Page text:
Sternorrhyncha (True bugs - Order: Hemiptera)

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A photograph of an ant tending a large number of aphids (blackfly)

Ants 'farm' aphids and protect them from predators such a ladybirds. In return the ants collect sugary honeydew from the aphids.

The psyllids (superfamily Psylloidea) are small or very small insects that look like mini cicadas. They are also known as jumping plant lice, and many of them deform leaves or cause plants to form galls.

There are more than 4,000 species in the superfamily Aphidoidea and these are the insects known as aphids, plant lice, greenfly and blackfly. They have the ability to reproduce at a fast rate and as they feed on the sap of young shoots and leaves this makes them serious pests. Most aphids are 2-3mm long and they are mainly green or brown in colour. Many species have wingless forms and those with wings usually hold them tentlike above the body.

Their lifecycle through the year starts with an overwintering phase as eggs, somewhere on the host plant. In the spring, wingless females emerge which can reproduce by parthenogenesis - i.e. without sexual reproduction. They give birth to numerous live young nymphs every day. These nymphs are slightly different from the mother, and some of them will have wings.

Throughout the summer there are a number of generations of these parthenogenetic females, the winged forms alternating with wingless ones. The winged form is responsible for spreading the species from plant to plant. As autumn approaches, the females start to give birth to males as well as females, and after mating the females lay the eggs which overwinter, to hatch as females the following spring.

Among the other members of the Sternorrhyncha is a group of atypical insects in the superfamily Coccoidea, known as scale insects and mealybugs. There are around 170 species in Britain. The females of many species in this group are wingless and even legless: they remain motionless, attached to their foodplant by their beak. They are covered by a hard waxy scale.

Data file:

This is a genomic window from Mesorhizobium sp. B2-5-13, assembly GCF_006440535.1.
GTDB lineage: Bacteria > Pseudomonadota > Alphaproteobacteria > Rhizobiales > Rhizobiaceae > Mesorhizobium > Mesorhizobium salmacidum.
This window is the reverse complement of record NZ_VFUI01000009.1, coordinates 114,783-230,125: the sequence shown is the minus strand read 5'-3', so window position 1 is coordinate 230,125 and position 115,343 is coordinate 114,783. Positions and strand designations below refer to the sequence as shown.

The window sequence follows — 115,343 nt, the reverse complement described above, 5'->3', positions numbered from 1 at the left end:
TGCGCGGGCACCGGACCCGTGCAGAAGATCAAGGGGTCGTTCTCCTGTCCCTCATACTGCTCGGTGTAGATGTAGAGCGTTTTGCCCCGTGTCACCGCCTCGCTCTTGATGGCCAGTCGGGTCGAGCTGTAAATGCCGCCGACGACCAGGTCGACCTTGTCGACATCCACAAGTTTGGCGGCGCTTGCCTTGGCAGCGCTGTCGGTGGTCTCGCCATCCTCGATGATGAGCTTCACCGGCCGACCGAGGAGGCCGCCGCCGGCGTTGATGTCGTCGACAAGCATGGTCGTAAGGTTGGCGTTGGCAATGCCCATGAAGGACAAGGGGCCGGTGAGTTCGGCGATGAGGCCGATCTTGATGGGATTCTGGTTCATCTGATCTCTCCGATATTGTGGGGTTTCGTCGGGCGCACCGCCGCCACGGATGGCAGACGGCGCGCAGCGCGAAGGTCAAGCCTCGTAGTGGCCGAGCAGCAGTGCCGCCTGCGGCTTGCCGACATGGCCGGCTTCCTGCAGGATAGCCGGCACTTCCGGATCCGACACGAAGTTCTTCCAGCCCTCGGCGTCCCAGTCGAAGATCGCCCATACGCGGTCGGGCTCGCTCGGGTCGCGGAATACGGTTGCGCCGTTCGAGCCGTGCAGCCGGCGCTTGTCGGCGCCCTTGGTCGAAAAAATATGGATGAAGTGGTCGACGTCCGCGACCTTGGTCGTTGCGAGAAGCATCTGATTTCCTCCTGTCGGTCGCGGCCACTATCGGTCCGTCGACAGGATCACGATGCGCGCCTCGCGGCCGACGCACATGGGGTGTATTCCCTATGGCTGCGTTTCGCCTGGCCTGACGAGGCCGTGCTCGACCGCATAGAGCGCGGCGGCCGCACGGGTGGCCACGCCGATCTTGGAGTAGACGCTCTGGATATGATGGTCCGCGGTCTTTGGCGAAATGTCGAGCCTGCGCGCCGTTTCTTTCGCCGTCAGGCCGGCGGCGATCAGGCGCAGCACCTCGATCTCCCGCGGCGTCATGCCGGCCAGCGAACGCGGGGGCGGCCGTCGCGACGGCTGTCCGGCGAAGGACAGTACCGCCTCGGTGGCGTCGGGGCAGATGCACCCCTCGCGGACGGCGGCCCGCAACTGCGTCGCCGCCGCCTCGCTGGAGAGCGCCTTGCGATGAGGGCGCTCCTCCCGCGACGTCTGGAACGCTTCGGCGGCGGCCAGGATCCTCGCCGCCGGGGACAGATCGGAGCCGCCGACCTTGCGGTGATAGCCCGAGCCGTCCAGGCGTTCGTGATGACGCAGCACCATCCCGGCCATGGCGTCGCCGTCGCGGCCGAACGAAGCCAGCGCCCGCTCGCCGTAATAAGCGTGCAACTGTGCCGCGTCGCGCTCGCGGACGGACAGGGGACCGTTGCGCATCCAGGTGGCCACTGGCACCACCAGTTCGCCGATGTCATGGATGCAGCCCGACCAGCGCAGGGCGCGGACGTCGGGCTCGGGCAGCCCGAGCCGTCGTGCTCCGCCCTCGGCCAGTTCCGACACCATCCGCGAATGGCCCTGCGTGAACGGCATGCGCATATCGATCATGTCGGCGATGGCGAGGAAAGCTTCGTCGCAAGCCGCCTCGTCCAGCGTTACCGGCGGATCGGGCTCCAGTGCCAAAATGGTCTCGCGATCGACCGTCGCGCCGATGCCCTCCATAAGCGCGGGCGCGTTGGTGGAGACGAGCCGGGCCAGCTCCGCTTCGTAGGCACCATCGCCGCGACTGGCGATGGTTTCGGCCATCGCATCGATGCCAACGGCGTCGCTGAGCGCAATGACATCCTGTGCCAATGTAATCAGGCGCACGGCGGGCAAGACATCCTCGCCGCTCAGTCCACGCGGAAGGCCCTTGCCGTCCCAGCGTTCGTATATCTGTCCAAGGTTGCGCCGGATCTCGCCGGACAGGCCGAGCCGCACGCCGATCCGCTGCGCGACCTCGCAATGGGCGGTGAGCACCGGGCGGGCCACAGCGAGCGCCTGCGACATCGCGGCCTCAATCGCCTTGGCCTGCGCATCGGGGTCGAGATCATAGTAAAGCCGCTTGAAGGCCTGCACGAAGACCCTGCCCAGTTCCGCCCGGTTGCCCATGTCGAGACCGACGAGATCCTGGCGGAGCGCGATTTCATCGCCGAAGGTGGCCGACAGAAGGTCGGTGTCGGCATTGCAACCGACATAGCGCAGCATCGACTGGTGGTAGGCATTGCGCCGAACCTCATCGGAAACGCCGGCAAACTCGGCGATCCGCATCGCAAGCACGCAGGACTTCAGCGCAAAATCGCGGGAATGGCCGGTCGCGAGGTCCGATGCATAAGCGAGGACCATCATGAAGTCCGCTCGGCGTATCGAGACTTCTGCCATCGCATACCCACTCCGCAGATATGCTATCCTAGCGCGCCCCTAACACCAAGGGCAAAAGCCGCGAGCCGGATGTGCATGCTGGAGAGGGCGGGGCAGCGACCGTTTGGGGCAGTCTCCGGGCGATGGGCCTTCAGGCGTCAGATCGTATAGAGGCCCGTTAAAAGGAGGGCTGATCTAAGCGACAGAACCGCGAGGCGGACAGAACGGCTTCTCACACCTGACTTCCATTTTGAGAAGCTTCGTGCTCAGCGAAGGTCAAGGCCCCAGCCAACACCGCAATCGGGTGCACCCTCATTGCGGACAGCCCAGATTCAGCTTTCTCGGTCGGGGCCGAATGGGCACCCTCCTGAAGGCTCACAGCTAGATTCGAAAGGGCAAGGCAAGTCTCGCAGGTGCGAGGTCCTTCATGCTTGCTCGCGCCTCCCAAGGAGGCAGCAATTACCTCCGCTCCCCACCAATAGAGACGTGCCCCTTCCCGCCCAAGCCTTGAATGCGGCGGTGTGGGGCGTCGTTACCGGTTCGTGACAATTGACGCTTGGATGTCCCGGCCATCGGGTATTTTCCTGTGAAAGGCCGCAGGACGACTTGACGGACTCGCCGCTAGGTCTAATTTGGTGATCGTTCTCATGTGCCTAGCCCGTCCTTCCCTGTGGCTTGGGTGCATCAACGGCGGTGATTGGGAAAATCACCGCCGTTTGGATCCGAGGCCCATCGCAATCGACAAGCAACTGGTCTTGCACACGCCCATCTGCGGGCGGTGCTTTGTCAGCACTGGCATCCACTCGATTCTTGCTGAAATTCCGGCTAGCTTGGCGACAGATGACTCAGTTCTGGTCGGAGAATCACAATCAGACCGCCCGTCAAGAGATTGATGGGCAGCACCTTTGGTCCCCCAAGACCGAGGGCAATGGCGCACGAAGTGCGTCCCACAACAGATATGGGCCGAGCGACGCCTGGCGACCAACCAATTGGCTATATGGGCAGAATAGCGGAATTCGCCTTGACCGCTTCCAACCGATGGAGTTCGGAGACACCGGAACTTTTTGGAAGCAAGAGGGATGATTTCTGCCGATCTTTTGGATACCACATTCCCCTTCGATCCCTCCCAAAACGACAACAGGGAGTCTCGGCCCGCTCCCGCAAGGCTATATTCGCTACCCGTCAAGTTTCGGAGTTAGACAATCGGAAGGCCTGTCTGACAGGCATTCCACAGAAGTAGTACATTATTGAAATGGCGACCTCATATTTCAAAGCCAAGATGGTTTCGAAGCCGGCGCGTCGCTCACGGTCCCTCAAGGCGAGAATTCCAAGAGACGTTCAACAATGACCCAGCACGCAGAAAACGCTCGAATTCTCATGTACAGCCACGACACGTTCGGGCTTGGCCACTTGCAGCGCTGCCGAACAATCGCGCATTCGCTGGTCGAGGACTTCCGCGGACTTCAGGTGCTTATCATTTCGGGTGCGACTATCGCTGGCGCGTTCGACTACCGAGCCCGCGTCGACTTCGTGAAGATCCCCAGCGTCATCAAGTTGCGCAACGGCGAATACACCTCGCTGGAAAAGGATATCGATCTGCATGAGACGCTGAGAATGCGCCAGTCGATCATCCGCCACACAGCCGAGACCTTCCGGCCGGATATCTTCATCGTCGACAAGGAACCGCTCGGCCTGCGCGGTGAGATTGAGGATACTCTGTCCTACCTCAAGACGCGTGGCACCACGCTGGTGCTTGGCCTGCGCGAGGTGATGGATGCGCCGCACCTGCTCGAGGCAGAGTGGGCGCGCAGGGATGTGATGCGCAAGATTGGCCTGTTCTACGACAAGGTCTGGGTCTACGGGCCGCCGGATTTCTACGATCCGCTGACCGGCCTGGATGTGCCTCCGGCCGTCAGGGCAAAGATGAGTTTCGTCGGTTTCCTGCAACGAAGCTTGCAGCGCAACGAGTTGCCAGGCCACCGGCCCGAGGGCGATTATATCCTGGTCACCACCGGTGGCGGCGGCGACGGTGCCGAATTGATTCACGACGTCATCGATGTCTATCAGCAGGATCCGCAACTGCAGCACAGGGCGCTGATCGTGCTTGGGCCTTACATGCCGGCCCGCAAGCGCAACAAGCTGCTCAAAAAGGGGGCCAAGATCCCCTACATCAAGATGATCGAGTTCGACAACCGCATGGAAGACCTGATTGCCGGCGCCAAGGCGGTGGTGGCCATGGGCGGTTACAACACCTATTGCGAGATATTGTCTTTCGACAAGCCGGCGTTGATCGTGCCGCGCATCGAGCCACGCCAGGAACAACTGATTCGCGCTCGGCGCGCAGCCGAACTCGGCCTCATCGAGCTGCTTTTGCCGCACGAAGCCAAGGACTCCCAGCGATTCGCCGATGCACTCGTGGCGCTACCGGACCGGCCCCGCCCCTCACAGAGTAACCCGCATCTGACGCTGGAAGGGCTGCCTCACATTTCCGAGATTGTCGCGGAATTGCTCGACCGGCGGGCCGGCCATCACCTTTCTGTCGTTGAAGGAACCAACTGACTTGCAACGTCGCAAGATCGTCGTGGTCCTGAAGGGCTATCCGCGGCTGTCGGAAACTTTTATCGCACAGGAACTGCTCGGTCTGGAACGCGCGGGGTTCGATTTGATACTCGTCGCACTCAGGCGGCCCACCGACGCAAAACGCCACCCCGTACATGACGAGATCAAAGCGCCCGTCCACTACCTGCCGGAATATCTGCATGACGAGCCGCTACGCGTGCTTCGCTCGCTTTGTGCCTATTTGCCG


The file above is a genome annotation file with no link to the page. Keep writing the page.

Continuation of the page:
The males look more like insects; they are usually winged, with the hindwings reduced to halteres, as in the Diptera. However, the males are rarely seen, so what we know about these creatures is based mostly on our knowledge of the females.

Like the aphids, the scale insects produce many young in a generation, and parthenogenesis and viviparity (giving birth to live nymphs rather than laying eggs) is commonplace. The newborn nymphs are mobile, but lose their legs after their first moult.

Scale insects can be serious pests, capable of killing whole trees. They are easily transported from place to place on plant material and they have spread around the world. An example of biological control of these pests is the Fluted Scale (Icerya purchasi) which was introduced to America from Australia. It was controlled by releasing large numbers of the predatory ladybird beetle Rodolia cardinalis.

Essential reading from the Amateur Entomologists' Society

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